nor to a military fee, [or] if with respect to socage, not as to a military fee, as1 where  he says that he is of age because he pleaded in the court of the lord king as one who is  full of age, and there recovered by judgment.
Of proof of age by presumption, by bodily appearance.
 But of all answers, there is only one that leads to a full and sufficient proof of age,  that made by kinsmen and witnesses, adequately examined; all the others raise  presumptions, as bodily appearance and the like. But some admit of proof to the  contrary and others do not, as proof by bodily appearance [attested] by the view  of a justice, as where his appearance is such2 that there is a strong presumption of full  age, as where he is bearded, great in stature or the like. When the justices have judged  him of full age, he will be taken of full age, as against all; there must be no further  argument against their judgment. Since it often appears that one is of age when he is  a minor and conversely,3 [if] the justices are in doubt recourse must of necessity be  had to proof by the country and kinsmen, whether the minor claims or [something] is  claimed from him.
How age is proved by the country when it cannot be proved by bodily appearance, and by whom.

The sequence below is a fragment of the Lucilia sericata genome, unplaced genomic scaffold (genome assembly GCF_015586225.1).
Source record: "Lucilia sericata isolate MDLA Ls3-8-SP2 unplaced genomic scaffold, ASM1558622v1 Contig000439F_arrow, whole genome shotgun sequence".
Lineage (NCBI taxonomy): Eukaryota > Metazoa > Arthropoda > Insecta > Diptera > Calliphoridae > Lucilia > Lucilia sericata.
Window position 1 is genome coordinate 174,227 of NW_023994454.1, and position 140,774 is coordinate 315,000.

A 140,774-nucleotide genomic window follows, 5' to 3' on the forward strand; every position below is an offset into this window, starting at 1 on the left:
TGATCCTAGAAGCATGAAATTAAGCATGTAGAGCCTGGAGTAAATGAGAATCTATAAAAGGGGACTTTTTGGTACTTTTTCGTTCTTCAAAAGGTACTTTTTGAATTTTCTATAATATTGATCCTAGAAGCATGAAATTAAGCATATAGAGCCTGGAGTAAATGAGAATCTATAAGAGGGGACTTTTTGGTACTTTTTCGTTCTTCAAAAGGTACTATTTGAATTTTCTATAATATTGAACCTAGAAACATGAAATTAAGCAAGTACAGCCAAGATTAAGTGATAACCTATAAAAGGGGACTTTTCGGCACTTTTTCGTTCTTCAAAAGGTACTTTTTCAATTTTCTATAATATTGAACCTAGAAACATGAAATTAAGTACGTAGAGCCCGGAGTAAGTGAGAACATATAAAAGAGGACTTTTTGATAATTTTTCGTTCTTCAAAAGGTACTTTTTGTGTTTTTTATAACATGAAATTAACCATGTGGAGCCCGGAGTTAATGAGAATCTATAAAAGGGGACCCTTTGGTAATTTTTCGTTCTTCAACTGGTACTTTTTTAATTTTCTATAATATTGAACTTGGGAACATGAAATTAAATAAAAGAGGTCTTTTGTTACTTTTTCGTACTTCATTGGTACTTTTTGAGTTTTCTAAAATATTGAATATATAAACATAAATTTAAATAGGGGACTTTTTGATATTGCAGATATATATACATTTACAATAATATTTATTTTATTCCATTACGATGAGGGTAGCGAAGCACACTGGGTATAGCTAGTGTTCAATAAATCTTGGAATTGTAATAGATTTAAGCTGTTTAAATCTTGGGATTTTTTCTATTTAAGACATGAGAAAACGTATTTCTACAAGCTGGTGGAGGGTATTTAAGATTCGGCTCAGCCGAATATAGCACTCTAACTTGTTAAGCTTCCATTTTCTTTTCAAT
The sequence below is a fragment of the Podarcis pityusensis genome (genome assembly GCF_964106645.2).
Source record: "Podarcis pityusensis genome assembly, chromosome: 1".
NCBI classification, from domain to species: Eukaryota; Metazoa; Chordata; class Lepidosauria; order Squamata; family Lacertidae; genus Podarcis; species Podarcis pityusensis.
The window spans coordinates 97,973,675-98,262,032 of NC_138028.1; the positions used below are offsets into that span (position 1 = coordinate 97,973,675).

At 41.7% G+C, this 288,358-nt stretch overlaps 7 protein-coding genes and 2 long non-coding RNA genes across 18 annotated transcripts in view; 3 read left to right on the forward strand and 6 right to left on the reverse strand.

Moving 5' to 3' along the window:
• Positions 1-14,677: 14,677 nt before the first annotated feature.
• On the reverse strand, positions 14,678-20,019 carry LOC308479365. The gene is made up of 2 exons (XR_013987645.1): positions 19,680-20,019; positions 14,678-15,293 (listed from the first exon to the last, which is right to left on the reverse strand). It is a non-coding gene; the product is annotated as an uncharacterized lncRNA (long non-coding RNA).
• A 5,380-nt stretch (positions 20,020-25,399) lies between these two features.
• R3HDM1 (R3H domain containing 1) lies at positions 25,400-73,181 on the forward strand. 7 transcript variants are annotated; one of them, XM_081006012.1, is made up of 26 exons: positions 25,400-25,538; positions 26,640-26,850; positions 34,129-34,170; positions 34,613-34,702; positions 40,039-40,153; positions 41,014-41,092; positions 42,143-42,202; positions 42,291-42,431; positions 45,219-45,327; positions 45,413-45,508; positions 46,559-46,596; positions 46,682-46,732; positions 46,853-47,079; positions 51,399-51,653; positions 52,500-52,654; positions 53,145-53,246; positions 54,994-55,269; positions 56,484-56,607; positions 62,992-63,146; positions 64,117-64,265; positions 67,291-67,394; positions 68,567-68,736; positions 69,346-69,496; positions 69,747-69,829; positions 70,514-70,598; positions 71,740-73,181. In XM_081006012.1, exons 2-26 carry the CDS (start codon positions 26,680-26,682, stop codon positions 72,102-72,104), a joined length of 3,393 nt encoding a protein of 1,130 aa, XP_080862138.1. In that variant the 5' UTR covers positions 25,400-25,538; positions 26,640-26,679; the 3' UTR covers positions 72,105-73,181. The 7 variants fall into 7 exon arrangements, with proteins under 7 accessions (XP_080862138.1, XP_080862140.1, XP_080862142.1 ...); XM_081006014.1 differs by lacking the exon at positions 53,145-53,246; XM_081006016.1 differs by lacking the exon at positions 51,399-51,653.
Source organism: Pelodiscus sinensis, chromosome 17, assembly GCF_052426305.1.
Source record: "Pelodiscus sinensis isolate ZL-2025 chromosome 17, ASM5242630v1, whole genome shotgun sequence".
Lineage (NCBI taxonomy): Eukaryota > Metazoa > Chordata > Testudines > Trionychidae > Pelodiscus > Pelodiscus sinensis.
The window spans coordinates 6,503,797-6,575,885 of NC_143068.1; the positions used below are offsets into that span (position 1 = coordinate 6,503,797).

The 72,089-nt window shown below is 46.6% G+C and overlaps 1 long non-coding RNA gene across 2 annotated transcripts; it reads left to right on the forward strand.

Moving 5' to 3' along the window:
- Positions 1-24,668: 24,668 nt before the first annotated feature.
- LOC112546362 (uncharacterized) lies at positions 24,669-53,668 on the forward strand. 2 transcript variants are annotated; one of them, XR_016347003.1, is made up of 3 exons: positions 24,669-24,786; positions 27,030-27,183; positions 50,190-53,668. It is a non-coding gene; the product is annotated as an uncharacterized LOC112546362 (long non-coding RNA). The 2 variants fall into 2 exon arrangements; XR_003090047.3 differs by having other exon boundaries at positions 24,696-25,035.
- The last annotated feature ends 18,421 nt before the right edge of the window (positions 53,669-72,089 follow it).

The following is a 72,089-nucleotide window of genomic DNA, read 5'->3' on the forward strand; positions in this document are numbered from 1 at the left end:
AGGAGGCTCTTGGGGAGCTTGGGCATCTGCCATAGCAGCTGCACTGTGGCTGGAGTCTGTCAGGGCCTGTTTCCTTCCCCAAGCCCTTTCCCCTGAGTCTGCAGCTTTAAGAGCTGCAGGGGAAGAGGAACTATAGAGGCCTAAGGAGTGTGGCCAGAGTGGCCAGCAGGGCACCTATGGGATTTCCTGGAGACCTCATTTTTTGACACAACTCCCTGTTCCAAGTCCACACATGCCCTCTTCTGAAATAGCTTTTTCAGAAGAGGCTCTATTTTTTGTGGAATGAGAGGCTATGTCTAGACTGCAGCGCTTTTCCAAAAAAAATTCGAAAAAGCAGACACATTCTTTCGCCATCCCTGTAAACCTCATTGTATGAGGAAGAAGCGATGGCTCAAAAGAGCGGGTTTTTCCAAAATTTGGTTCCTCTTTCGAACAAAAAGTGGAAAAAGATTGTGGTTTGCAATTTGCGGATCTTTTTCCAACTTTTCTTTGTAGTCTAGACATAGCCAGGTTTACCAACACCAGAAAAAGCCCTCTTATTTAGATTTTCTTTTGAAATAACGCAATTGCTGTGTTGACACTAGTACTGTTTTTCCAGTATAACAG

We must see how this ought to be done. It is clear that it is done by twelve lawful  men, or more if need be, of whom some are the kinsmen of him who says that he is  of full age and some not, by whom the truth of the matter can best be ascertained  and who, after examination, are found in no way suspect, [and] by certain clear  proofs. This is the form of oath: for they ought to swear that he has reached at least  his twenty-first year or more, or that he is not twenty-one years old. If it is a male, the  first juror will swear thus, that he has reached his twenty-first year and more; if a  female, that she has reached fourteen or fifteen years and more, so help him God etc.  After him another will swear thus: The oath that such a one has sworn is true, so  help me God etc. And so all the others. In this way the minor will be allowed to sue or  answer, according to the various kinds of tenements, or if the jurors say the contrary,  not